January 30, 2014 in Sports

Lee: Veteran coach has Sandpoint girls playing for each other

By The Spokesman-Review
 

Bill Bender was minding his business, enjoying retired life in Sandpoint from 41 years in education and coaching when his wife brought home an application for a coaching position two years ago.

“She said I was spending too much time at home,” said Bender, whose wife owns an office supply business in Sandpoint.

One of her clients is the Lake Pend Oreille School District. She heard about the coaching position when she made an office call.

She didn’t know specifically what coaching position was open. So Bender got on the Internet and discovered that Sandpoint had a girls basketball head coaching position open.

“So I applied to appease my wife,” Bender chuckled. “I thought I’d see what kind of erosion there’d been in my interview skills.”

Apparently not much.

“The committee was impressed with his demeanor in the interview,” Sandpoint athletic director Kris Knowles said. “The depth of his answers stood out. We knew we had a quality applicant.”

A check of Bender’s resume also revealed he knew a little bit about coaching. At his last head coaching stop, St. George’s, he guided the girls team to State 2B championships in 2002 and 2004 and a runner-up finish in 2003.

“I’d given away all kinds of my coaching books and video tapes,” Bender said. “I really told myself that when I moved to Sandpoint I had retired. I wanted to be a bum and do some cross-country cycling trips. I had gotten into cycling.”

By now you know Bender, who turns 66 in July, was hired.

He knew his wife didn’t know what kind of commitment the coaching position would demand.

“We talked about it and I asked her if she was sure she wanted me to do this,” Bender said. “It’s been an eye opener for her. I think she thought there would be money coming in.”

She found out quickly that coaching stipends by and large average out to pennies on the dollar.

“Coaches generally end up putting the money back into their programs,” he said.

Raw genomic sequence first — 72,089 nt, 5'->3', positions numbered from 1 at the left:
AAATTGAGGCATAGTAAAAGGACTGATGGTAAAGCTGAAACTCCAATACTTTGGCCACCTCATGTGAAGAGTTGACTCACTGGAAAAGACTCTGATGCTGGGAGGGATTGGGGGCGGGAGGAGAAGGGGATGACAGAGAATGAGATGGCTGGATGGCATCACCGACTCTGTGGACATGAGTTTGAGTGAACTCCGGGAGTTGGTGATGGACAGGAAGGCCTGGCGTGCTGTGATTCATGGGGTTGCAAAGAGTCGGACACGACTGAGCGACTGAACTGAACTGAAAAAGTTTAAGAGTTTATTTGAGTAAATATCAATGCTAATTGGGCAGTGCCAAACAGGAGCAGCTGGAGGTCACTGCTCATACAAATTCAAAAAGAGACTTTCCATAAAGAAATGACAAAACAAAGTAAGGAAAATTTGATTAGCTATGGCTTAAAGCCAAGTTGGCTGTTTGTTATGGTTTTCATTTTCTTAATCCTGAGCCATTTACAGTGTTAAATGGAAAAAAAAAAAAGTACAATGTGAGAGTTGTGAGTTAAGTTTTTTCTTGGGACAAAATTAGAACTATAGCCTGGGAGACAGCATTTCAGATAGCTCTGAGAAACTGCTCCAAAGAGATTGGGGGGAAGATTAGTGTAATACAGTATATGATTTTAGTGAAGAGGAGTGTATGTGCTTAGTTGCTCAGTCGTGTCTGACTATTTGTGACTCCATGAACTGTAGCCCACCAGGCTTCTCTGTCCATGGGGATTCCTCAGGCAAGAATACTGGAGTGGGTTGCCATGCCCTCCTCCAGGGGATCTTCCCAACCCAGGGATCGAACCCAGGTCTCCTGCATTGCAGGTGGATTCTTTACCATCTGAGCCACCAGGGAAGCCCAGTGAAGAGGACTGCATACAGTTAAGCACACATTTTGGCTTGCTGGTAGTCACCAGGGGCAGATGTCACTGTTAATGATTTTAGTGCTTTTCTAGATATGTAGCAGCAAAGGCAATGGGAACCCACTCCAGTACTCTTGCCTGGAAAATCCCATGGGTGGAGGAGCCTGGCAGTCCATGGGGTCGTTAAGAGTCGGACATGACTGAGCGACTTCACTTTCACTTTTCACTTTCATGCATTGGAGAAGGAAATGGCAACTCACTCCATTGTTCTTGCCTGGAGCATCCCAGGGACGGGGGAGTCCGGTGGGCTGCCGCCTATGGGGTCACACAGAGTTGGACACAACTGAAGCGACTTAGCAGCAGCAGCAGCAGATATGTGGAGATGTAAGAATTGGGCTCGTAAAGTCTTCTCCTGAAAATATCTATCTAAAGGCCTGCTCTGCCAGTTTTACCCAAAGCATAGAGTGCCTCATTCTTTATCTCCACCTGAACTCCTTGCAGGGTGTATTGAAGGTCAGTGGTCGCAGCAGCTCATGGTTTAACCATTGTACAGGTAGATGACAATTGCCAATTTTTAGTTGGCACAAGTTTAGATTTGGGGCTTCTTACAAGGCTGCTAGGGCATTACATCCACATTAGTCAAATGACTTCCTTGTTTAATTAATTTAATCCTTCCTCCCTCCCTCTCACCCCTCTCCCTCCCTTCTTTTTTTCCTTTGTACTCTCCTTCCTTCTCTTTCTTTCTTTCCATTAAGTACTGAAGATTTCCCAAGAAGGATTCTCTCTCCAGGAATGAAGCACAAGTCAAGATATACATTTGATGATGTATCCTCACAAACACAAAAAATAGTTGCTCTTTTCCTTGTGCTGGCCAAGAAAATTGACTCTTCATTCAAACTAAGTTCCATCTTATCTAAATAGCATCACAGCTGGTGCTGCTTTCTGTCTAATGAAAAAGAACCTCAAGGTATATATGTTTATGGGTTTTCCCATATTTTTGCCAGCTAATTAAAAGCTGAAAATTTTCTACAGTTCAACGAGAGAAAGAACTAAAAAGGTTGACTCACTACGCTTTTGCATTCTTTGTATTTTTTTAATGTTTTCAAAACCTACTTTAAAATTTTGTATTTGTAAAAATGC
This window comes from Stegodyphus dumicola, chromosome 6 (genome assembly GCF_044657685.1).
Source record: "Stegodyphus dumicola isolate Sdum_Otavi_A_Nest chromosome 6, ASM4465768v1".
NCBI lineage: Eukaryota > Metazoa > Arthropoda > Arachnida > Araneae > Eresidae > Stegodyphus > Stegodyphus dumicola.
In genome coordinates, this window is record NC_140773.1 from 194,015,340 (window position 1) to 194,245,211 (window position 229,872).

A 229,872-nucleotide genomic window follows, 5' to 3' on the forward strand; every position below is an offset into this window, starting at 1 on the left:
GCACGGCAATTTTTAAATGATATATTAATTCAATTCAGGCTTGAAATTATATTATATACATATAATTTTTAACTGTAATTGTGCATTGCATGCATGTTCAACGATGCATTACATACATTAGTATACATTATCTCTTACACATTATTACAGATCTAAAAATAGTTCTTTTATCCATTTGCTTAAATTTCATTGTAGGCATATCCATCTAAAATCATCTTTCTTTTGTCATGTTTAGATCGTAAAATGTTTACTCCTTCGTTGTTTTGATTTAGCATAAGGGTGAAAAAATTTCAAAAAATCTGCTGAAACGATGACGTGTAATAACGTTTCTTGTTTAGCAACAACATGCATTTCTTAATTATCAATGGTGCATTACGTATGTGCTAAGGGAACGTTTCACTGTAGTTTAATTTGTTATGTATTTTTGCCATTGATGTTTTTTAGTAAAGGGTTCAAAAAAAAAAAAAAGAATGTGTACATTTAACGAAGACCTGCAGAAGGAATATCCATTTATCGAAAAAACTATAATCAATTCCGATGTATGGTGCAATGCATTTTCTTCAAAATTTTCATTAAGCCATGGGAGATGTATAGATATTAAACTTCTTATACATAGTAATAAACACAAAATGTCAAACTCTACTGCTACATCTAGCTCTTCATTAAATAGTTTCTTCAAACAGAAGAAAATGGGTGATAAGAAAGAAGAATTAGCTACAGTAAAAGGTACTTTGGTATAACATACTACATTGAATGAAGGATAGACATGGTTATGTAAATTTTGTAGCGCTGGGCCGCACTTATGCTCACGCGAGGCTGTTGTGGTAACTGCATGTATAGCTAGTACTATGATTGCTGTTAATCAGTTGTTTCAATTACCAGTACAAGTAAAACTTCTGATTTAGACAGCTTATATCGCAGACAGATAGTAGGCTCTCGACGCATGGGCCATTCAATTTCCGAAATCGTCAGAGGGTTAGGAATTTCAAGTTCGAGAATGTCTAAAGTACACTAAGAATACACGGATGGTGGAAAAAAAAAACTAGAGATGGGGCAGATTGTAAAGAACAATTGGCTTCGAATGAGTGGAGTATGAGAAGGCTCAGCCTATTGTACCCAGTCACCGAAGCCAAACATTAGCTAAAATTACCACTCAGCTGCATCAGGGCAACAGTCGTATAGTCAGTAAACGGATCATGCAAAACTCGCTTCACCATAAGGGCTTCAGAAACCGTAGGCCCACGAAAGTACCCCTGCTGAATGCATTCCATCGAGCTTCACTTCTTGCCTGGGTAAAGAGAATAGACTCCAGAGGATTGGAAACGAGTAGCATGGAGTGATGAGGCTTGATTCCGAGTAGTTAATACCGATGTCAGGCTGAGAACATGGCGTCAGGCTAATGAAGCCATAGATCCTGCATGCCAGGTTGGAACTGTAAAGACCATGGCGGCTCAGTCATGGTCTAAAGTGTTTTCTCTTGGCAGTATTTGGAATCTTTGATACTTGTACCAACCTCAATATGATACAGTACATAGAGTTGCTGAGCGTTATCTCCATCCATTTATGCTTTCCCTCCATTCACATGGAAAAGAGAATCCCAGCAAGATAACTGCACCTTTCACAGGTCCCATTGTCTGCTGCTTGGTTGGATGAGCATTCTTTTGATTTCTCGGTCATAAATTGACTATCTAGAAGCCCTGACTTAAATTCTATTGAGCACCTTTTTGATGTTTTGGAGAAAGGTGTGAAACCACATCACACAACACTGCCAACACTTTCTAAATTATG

Bender took over a program that was made up largely of athletes who played when they had nothing else to do. The girls’ athletic culture in Sandpoint revolves around volleyball and soccer. Bender discovered that basketball was not only third in the pecking order but a distant third.

“I had no illusions,” Bender said. “I had to find a way to make it interesting, to show success was possible. I tried to sell them on the fact that by playing basketball they would improve their volleyball and soccer skills. Our approach has been reasonably positive. We challenge. We don’t accept anything but their best efforts. We don’t look at basketball as a second-class sport.”

Sandpoint had immediate success. The Bulldogs finished 14-10 overall last year, and they shared the 4A Inland Empire League title with Moscow before falling in a competitive district final.

This season, the Bulldogs are 11-7 overall and 3-0 in league. They can grab the outright league title when they play host to Moscow on Friday in a regular-season finale. Four of their losses were competitive setbacks to the 5A IEL teams including Coeur d’Alene.

Sandpoint is looking for its first trip to state since 2004.

The Bulldogs have had to overcome numerous injuries including two season-ending knee injuries this season.

“Our depth has been tested,” Bender said. “It’s a tribute to the seniors who haven’t had a chance to play much.”

He’s been impressed with his team’s resolve.

“The girls are beginning to understand what they’re capable of,” Bender said. “We’ve made huge strides. The girls have figured out how to play defense and serve each other. That’s made us as good as we can be because of that service to each other.

“Are we polished? No. Can we beat you one on one? No. They’re playing the epitome of team basketball. They’re hungry to work to change the culture.”


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